The commemoration of individuals and the politics of place are complex – hardly something that I can scratch the surface of. It is through the naming and branding of place that we create its identity and its politics. Our public spaces, be they streets, government buildings, archives, museum galleries, or squares, are settings – active participants in social interactions. The names and meanings of place associated with these settings are thus a most important expression of power. French philosopher Jacques Derrida suggested in 1974 that naming is a taxonomic strategy, which is also a manifestation of power. An obvious example of this is Saint Petersburg, Russia, known from Vladimir Lenin’s death in 1924 until 1991 as Leningrad. Because landscapes and streetscapes are familiar—and therefore, rarely questioned—they easily become instruments to be imbued with ideas, and are a way to convey arguably complex histories through a simple structure.

The removal of a name has a similar effect. In September 2011, Foreign Affairs Minister John Baird requested the removal of “Lester B. Pearson Building” during a makeover of his business cards. While the name is still held by the building, it no doubt raised important questions about the historical agenda of the Conservative Party to erase a Canadian identity rooted in liberalism.

It’s therefore no wonder that federal politicians are working to rename government buildings by appropriating the names and histories of War of 1812 heroes and heroines. The War of 1812 has seen greater light in the public sphere since the Harper administration, but is still something that few (myself included) fully understand.

There is some very good work being done on the War of 1812 and many organizations are using this opportunity to engage their audiences in the histories of the War of 1812. However, because the government is caught up in the acts of creating heroes and monuments, as well as rebranding national narratives, critical research is often pushed to the background. It is unfortunate that these works are often overshadowed by monuments that say less about the past and more about the present. And because the media generally portrays history and commemoration as inherently “good for you” (with the exceptions of controversial matters), it is rare that the public asks important questions about how its current government conveys the past. But we should.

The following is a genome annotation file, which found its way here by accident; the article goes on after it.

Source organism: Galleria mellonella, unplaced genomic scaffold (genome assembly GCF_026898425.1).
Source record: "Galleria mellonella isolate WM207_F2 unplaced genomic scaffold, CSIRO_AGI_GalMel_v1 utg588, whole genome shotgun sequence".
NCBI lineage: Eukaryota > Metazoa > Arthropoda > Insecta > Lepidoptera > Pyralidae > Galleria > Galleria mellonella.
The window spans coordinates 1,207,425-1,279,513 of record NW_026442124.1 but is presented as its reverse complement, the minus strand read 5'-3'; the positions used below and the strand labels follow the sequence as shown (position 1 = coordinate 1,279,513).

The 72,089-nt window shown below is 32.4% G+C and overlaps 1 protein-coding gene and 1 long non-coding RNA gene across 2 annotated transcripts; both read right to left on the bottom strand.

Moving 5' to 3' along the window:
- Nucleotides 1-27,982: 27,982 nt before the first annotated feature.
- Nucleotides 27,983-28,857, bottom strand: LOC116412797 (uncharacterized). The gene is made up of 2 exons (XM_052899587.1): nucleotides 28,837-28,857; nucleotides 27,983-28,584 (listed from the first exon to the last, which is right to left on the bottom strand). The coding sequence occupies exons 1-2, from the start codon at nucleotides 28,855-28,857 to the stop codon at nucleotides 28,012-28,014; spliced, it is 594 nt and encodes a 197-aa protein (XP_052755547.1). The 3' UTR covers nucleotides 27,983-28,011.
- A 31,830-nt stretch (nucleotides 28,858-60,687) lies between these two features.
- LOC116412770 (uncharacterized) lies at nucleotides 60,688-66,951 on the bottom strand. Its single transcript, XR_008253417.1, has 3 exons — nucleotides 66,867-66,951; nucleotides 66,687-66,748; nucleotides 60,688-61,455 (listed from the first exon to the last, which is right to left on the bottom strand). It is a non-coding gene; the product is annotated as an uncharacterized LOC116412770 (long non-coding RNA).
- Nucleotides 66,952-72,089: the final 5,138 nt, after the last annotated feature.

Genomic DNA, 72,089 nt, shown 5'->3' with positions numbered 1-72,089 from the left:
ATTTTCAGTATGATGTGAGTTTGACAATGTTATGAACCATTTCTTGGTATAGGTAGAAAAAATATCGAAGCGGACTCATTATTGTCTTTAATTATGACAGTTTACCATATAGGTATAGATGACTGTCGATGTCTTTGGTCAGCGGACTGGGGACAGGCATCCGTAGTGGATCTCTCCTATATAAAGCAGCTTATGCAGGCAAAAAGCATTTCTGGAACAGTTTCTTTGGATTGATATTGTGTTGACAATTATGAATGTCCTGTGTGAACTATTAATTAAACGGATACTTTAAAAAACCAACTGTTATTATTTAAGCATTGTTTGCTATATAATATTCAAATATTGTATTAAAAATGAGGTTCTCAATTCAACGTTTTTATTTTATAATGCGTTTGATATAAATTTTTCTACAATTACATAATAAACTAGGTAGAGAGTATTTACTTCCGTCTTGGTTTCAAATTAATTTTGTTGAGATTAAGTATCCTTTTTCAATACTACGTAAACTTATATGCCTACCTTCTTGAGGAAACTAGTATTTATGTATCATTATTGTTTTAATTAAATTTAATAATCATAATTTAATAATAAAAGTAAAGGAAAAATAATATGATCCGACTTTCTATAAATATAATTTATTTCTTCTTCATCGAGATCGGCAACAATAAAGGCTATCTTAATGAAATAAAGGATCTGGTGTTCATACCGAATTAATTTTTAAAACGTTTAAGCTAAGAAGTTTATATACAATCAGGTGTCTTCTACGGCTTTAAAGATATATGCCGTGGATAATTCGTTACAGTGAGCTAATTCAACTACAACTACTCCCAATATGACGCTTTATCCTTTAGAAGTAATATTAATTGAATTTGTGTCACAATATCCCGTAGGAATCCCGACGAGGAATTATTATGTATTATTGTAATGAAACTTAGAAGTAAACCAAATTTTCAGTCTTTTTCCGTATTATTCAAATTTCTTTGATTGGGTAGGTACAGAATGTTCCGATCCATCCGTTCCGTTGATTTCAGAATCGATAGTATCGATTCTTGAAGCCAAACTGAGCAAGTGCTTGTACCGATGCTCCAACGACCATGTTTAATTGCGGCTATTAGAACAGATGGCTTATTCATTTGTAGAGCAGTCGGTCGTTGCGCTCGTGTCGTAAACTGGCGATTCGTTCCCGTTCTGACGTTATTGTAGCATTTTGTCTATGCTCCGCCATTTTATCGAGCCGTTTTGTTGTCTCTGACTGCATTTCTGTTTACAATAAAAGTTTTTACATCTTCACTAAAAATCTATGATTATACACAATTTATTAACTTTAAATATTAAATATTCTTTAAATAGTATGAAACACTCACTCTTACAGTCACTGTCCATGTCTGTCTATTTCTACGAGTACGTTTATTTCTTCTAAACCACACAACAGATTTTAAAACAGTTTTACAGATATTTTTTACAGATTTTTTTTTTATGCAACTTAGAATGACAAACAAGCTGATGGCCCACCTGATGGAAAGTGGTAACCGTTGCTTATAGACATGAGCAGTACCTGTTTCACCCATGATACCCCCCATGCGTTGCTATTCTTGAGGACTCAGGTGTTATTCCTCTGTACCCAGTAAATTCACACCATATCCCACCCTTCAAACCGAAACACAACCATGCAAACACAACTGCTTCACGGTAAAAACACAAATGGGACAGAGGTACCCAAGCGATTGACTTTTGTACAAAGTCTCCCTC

Kaitlin Wainwright is a graduate of Carleton University’s Public History program.  She is currently the Plaques and Markers Program Coordinator at Heritage Toronto.

1. The Canadian Jewish Congress claimed that she was “instrumental in keeping Jewish orphans out of the country.” However, it appears that her views in the 1930s and 1940s went beyond anti-semitism and included non-Anglo immigrants, but that later in life she nominated Lorry Greenburg, Ottawa’s first Jewish mayor, for the role, and was praised for civic leadership by the Jewish press. Whitton’s legacy is a shining example of the complexities of history and commemoration.